Yes, I take your point. It could be that the reviewer was subtly implying that Javalin is a completely superficial, trite and unmemorable piece that has done nothing to progress either the state of modern music or the typical audience's understanding and appreciation of modern music. I rather hope she was, though I doubt it.

I do think that it's very hard to describe a piece of music sufficiently in words for any such description to be worthwhile. You typically end up either making grade meaningless noises "sweeping melodies", "virtosic playing" etc or you deal with the technicalities of the structure: "after the exposition follows an invertion of the opening theme in compound triple time". Neither goes anywhere near explaining what the piece sounds like and it is pointless trying to form an opinion from such a description. It's probably best to say nothing if you don't know what to say.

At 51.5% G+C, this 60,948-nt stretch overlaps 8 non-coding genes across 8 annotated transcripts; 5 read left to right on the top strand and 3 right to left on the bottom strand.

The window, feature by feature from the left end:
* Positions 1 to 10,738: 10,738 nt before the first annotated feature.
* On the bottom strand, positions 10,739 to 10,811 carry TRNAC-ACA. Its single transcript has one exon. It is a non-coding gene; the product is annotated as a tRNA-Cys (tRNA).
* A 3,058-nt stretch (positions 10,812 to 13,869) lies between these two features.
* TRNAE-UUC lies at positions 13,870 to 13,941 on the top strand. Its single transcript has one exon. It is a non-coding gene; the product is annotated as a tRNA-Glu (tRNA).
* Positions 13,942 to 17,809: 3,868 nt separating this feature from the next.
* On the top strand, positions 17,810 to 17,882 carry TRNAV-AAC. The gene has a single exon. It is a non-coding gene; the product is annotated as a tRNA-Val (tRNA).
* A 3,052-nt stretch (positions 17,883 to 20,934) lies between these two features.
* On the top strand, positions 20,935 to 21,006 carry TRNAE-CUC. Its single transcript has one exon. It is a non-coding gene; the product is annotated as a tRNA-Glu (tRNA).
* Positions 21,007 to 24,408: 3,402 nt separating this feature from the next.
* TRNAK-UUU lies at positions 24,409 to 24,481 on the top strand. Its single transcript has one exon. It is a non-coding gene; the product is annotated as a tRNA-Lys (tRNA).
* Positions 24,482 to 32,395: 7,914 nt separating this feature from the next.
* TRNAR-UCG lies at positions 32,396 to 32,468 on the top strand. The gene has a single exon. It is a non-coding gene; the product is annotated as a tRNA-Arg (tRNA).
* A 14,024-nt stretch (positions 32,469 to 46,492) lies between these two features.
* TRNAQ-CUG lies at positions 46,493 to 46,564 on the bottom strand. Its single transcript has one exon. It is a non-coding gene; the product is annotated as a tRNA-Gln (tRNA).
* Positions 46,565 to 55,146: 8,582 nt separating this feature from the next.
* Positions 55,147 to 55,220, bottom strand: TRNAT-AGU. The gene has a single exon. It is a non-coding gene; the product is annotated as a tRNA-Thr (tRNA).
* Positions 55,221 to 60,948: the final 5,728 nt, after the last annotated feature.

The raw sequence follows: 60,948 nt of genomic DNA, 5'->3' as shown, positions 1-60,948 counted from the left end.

You say "No comment of either piece is made that would help a reader to truely understand what the piece might have sounded like", but what would you like to be said? I just don't think words can describe in any meaningful what how a piece sounds. I do agree that then lack of details about the 'tightness' is unfortunate, and you can argue it both ways: if she expands that then she risks alienating an unmusical reader, if she doesn't then the musicians are left guessing, and if she leaves it out then there ends up being no critical judgement made whatsoever. It's difficult to strike the right balance.